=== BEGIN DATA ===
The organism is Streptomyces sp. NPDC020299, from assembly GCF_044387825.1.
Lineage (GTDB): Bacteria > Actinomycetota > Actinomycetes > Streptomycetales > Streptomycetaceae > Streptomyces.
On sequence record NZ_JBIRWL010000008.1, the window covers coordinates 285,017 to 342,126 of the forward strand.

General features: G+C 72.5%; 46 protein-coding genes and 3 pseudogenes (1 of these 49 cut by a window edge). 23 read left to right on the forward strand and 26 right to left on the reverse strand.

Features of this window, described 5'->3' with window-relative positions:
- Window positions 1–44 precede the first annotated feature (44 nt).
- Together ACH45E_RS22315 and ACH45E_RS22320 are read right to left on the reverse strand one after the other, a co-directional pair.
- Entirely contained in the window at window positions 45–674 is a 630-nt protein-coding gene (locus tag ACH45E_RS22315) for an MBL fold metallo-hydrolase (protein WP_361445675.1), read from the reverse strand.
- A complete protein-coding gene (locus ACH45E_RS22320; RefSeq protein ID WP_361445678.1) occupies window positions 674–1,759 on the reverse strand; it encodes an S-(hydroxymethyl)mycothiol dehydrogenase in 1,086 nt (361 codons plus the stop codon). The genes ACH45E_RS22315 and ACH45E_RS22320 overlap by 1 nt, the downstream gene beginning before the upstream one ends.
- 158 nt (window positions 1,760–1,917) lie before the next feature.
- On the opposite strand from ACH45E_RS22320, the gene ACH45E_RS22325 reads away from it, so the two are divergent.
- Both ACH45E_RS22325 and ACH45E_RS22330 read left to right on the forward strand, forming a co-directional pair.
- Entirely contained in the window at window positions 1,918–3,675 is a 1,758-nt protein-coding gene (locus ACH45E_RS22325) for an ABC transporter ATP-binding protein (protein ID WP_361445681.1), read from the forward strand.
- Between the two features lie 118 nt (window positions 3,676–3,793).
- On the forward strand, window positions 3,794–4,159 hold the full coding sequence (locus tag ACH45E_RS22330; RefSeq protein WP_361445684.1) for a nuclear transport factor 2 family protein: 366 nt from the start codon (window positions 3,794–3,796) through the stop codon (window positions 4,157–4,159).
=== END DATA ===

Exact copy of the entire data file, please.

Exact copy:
The organism is Streptomyces sp. NPDC020299, from assembly GCF_044387825.1.
Lineage (GTDB): Bacteria > Actinomycetota > Actinomycetes > Streptomycetales > Streptomycetaceae > Streptomyces.
On sequence record NZ_JBIRWL010000008.1, the window covers coordinates 285,017 to 342,126 of the forward strand.

General features: G+C 72.5%; 46 protein-coding genes and 3 pseudogenes (1 of these 49 cut by a window edge). 23 read left to right on the forward strand and 26 right to left on the reverse strand.

Features of this window, described 5'->3' with window-relative positions:
- Window positions 1–44 precede the first annotated feature (44 nt).
- Together ACH45E_RS22315 and ACH45E_RS22320 are read right to left on the reverse strand one after the other, a co-directional pair.
- Entirely contained in the window at window positions 45–674 is a 630-nt protein-coding gene (locus tag ACH45E_RS22315) for an MBL fold metallo-hydrolase (protein WP_361445675.1), read from the reverse strand.
- A complete protein-coding gene (locus ACH45E_RS22320; RefSeq protein ID WP_361445678.1) occupies window positions 674–1,759 on the reverse strand; it encodes an S-(hydroxymethyl)mycothiol dehydrogenase in 1,086 nt (361 codons plus the stop codon). The genes ACH45E_RS22315 and ACH45E_RS22320 overlap by 1 nt, the downstream gene beginning before the upstream one ends.
- 158 nt (window positions 1,760–1,917) lie before the next feature.
- On the opposite strand from ACH45E_RS22320, the gene ACH45E_RS22325 reads away from it, so the two are divergent.
- Both ACH45E_RS22325 and ACH45E_RS22330 read left to right on the forward strand, forming a co-directional pair.
- Entirely contained in the window at window positions 1,918–3,675 is a 1,758-nt protein-coding gene (locus ACH45E_RS22325) for an ABC transporter ATP-binding protein (protein ID WP_361445681.1), read from the forward strand.
- Between the two features lie 118 nt (window positions 3,676–3,793).
- On the forward strand, window positions 3,794–4,159 hold the full coding sequence (locus tag ACH45E_RS22330; RefSeq protein WP_361445684.1) for a nuclear transport factor 2 family protein: 366 nt from the start codon (window positions 3,794–3,796) through the stop codon (window positions 4,157–4,159).